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Recovery care centers are starting to move in the House.


‘Someone to watch over them’: Recovery-care centers clear first stop

One objection: “They often stay longer than 72 hours.”

The House Health Market Reform Subcommittee approved Wednesday a bill (HB 25) by Rep. Cyndi Stevenson that would clear the way for recovery-care centers.

In such centers, patients who are in stable condition would be able to stay for up to 72 hours after surgical procedures or hospital discharge.

These centers must have transport arrangements with one hospital.

Stevenson noted cost savings with no decrease in quality of care, and a more “private, convenient, and personal service.”

“Someone to watch over them,” Stevenson said, noting that people are discharged often before they are ready to go home.

“I had a friend of a church member who almost bled out after surgery,” Stevenson said, noting that many people don’t have support at home.

Stevenson said that $55 million could be saved annually if this program is implemented, big savings with health care cost increases outpacing any revenue stream.

“We must take action to reduce the cost of health care while maintaining quality,” Stevenson said.

An amendment from Rep. Colleen Burton added advanced birth services, including C-sections, to the bill. Conventional births would be allowed a 48-hour stay, with C-sections allotted an additional 24 hours.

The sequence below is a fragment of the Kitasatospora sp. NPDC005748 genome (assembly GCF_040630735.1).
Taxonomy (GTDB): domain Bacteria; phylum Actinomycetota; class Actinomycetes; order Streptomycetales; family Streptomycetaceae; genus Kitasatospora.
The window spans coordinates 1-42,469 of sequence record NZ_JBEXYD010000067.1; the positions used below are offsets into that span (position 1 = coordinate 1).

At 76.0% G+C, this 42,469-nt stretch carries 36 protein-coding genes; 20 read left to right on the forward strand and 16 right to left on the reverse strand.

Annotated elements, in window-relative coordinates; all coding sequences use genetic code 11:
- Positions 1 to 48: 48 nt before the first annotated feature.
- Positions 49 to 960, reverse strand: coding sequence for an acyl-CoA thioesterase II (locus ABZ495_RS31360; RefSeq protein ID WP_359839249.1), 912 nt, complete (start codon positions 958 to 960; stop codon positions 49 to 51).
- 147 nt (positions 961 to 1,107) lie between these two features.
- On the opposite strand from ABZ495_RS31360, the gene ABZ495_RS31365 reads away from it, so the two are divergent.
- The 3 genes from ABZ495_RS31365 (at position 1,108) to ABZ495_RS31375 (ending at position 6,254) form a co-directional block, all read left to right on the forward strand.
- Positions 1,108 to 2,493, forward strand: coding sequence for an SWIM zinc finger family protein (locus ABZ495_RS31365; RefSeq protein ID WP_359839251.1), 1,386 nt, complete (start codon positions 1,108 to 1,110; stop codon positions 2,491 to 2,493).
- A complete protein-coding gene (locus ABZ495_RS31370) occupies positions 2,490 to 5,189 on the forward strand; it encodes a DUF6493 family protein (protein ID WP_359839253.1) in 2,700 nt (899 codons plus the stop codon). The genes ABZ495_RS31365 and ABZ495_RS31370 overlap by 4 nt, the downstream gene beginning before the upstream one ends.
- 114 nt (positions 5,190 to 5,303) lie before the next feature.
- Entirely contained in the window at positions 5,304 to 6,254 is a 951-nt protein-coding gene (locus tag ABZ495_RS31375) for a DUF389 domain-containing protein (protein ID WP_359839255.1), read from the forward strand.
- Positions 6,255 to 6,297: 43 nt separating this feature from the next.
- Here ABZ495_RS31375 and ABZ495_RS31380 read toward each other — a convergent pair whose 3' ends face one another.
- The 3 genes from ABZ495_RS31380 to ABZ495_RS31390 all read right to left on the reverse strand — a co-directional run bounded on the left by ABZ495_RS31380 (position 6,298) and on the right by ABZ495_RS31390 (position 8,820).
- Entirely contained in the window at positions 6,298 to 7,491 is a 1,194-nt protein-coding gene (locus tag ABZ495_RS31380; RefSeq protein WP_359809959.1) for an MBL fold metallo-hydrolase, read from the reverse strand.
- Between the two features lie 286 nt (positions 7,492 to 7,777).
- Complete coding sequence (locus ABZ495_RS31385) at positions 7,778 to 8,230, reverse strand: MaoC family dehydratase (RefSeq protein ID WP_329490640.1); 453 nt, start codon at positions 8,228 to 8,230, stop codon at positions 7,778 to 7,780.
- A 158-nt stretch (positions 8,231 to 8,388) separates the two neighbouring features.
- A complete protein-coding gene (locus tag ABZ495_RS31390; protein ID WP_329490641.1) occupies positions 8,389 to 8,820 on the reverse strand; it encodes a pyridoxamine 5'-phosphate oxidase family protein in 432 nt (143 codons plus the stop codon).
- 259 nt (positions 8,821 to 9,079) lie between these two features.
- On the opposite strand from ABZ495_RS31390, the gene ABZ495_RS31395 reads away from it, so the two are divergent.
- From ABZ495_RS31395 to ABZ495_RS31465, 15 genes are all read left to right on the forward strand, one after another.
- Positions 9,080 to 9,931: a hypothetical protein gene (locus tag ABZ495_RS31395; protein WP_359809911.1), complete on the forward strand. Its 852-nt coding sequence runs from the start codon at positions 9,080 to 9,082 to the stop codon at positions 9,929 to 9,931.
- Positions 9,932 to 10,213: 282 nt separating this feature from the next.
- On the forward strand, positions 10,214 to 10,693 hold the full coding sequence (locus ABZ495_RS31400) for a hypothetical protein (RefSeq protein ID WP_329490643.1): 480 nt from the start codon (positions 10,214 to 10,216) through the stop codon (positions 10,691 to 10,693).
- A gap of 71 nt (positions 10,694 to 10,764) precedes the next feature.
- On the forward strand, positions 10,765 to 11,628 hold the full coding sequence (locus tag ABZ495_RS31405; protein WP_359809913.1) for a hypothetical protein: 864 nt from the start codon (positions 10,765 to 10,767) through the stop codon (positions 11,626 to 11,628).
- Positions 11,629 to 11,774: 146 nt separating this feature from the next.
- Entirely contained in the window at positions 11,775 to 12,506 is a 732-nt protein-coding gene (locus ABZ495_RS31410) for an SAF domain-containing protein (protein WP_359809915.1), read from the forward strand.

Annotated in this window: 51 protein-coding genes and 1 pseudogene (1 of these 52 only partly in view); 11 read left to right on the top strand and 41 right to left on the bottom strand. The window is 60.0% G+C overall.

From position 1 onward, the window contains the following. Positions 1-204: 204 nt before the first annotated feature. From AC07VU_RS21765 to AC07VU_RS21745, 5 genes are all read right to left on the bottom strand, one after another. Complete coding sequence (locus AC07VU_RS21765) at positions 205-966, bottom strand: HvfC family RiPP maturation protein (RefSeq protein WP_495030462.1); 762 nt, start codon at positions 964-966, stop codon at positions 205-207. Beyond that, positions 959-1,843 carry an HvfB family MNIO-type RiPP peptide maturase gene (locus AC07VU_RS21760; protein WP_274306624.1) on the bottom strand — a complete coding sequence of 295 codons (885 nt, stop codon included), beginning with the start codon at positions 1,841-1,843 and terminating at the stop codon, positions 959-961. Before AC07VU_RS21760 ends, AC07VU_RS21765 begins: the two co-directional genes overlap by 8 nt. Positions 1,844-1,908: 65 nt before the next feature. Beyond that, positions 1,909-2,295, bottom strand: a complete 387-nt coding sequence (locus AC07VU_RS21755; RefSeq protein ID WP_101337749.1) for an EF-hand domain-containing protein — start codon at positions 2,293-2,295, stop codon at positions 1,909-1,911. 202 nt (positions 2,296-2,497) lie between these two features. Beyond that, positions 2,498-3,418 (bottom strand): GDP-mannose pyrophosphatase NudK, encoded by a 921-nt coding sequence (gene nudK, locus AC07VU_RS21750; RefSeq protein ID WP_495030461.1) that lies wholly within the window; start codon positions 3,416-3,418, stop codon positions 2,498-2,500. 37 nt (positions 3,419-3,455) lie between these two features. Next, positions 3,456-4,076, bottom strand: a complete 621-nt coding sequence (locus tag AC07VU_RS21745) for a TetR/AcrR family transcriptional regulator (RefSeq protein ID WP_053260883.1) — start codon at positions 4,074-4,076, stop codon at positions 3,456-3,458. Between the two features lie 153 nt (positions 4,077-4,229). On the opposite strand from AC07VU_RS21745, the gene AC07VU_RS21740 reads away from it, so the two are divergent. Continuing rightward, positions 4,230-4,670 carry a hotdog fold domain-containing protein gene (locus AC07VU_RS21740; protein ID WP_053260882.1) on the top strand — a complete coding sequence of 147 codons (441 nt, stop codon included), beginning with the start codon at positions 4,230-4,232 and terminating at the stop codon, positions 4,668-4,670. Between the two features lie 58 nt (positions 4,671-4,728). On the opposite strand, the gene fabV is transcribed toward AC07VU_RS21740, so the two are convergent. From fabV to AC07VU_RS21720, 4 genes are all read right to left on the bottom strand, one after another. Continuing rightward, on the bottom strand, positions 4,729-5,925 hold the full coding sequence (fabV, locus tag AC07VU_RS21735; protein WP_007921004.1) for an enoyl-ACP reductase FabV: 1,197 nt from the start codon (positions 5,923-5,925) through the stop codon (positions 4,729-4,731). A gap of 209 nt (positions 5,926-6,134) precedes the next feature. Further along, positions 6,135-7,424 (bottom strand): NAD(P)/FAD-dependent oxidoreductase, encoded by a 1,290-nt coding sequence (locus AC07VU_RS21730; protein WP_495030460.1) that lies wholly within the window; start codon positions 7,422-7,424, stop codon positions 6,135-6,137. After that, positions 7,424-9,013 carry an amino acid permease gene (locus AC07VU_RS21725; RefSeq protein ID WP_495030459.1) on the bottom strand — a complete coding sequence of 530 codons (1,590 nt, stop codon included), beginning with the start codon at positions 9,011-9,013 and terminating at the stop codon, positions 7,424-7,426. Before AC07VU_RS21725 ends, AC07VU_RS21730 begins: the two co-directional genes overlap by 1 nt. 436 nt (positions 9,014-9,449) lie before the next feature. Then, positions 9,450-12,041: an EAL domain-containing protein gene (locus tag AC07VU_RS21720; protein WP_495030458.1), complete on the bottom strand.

Rep. Margaret Good wondered if 72 hours would be enough.

“They often stay longer than 72 hours,” the Sarasota Democrat said. “What happens then?”

Good mentioned that “terrible things have happened” in these facilities.

“I have a lot of concerns … I’m just really worried,” Good said, saying she’d vote no.

Rep. Nick Duran expressed concerns about recovery care centers being a “new animal.”

“You see in other states … prohibited service and required medical personnel,” the Miami Democrat said, saying that the rulemaking process may “waver” without explicit legislative guidance.

Burton advised that an agency rule would handle this dispute. Americans for Prosperity showed to support the bill.

This was the first committee stop of three for the legislation. The Senate version, sponsored by Tom Lee, has yet to be put on a committee agenda.

Written By

A.G. Gancarski has been a working journalist for over two decades. Gancarski has been a correspondent for since 2014. In 2018, he was a finalist for an Association of Alternative Newsweeklies "best political column." He can be reached at

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